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Oil Drilling

Our oil oversight program

Oil and gas drilling has quickly become one of the most imminent threats to the Los Padres in decades, and has the potential to significantly alter these public lands. We’re dedicated to halting any further expansion of oil and gas drilling in our national forest.

Where existing oil drilling is allowed to continue, we promote improved management practices to protect wildlife, recreation, watersheds, and other environmental values. We’re conducting a forest-wide inventory of current drilling sites to make sure the oil companies are complying with environmental laws.

Impacts of oil drilling

The last few years have seen an explosion in the amount of oil and gas drilling in national forests. In 2004, the federal government approved a record number of drilling permits, giving away more than 40 million acres of our public lands to oil corporations. A recent analysis of government records shows that two-thirds of our natural treasures – like national forests, national wildlife refuges, roadless and wilderness areas, and national monuments – are suffering from substantial amounts of oil drilling and industry control.

As oil and gas drilling spreads, it comes into increasing conflict with other land uses, such as ranching, farming, and recreational activities. Air pollution (nitrogen oxides, methane, and particulate matter), displacement of wildlife, unpredictable leaks and spills, and damaged waterways already plague existing drilling sites across the country.
These impacts are greatly magnified by hundreds of miles of roads and pipelines and construction of massive pumping facilities.

Oil and gas drilling significantly impacts wildlife habitat. Well pads and compressor station complexes denude the land of vegetation, causing soil loss, increased erosion, and the opportunity for weed infestation.  Wells typically require many miles of access roads, pipelines, and power lines, transforming pristine areas into industrial sacrifice zones. Moreover, oil and gas drilling can contaminate soil, groundwater, and rivers.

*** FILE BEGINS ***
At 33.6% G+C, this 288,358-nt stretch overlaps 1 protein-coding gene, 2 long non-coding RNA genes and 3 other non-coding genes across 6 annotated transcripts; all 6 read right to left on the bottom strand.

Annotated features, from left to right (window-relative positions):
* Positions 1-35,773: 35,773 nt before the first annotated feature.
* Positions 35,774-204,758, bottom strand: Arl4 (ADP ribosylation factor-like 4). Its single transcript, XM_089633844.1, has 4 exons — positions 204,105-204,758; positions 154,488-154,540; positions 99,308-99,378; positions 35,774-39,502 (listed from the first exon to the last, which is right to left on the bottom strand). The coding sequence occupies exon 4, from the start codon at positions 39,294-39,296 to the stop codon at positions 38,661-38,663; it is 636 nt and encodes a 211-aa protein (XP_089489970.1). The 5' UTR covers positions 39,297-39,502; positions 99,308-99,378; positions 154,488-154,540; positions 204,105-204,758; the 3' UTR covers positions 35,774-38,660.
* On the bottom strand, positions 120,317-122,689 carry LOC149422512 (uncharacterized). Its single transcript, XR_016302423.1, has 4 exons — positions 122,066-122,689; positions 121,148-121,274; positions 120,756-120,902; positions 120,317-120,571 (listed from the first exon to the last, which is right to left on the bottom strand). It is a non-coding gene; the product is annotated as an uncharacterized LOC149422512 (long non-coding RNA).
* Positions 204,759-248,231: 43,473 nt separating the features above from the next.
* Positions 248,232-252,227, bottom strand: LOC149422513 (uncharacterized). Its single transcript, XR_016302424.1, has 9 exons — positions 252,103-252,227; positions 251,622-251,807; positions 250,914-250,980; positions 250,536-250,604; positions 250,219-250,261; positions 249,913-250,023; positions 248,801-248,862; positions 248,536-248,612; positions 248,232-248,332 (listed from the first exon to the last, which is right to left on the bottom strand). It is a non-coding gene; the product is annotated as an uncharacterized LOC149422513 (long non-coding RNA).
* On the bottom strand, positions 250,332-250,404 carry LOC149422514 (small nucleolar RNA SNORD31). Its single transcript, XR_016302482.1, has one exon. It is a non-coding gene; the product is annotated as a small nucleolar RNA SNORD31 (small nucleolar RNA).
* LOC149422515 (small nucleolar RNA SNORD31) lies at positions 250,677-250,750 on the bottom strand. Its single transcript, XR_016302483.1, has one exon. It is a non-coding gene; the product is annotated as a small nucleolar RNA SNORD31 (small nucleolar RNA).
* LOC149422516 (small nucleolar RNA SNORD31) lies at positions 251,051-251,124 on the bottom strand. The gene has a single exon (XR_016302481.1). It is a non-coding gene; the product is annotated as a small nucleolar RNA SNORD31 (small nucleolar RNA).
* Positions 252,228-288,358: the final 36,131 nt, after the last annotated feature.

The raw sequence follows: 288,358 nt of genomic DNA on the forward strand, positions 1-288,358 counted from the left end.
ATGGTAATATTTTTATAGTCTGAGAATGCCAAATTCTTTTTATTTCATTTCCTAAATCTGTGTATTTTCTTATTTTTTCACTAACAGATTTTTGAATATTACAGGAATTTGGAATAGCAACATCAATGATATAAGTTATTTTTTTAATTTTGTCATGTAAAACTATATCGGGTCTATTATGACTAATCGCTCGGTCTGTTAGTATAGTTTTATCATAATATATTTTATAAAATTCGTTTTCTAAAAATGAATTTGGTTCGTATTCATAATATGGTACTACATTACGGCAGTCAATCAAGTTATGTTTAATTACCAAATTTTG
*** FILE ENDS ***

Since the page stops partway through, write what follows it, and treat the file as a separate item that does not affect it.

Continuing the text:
All to quench our country’s growing thirst for oil – Americans use 23.5 million barrels per day, and it’s forecast that our consumption will increase by 1.8% every year until 2050. Alternatives to increased oil consumption include increasing fuel economy standards in automobiles, encouraging public transportation, energy conservation, and promoting alternative fuels that are less-polluting and not as dangerous to surrounding communities.

Oil drilling in the Los Padres

The Los Padres contains the only commercial quantities of oil and gas within the national forests of California. Currently, there are 240 active oil wells on the Los Padres covering nearly 4,900 acres. In addition, there are 26 pending oil and gas lease applications covering an additional 23,000 acres.

Most drilling occurs in the Sespe Oil Field, located right next to the Sespe Condor Sanctuary and the Hopper Mountain National Wildlife Refuge in Ventura County. Both of these sites are extremely valuable for the California Condor Recovery Program. The other major oil drilling area in the Los Padres is the South Cuyama Oil Field in Santa Barbara County.

During the last few years, the Forest Service has studied whether to open up vast swaths of the Los Padres to oil and gas development. In July 2005, the agency issued its final decision to allow new drilling across 52,075 acres of pristine forest lands. The new drilling areas are next to some of the most sensitive areas of the forest, including the Sespe Condor Sanctuary, the Hopper Mountain National Wildlife Refuge, and four wilderness areas.

By the agency’s own calculations, this new drilling would produce less than a day’s supply of oil at our nation’s current consumption rates. Such a small amount of oil will do little to bring our country closer to renewable fuels or energy independence, or reduce gas prices.

New drilling threatens vital habitat for at least 13 federally-listed threatened and endangered species, as well as recreation, clean water, and important cultural sites. Over $35 million has been spent on the Condor Recovery Program, an investment too great to risk for a few drops of oil.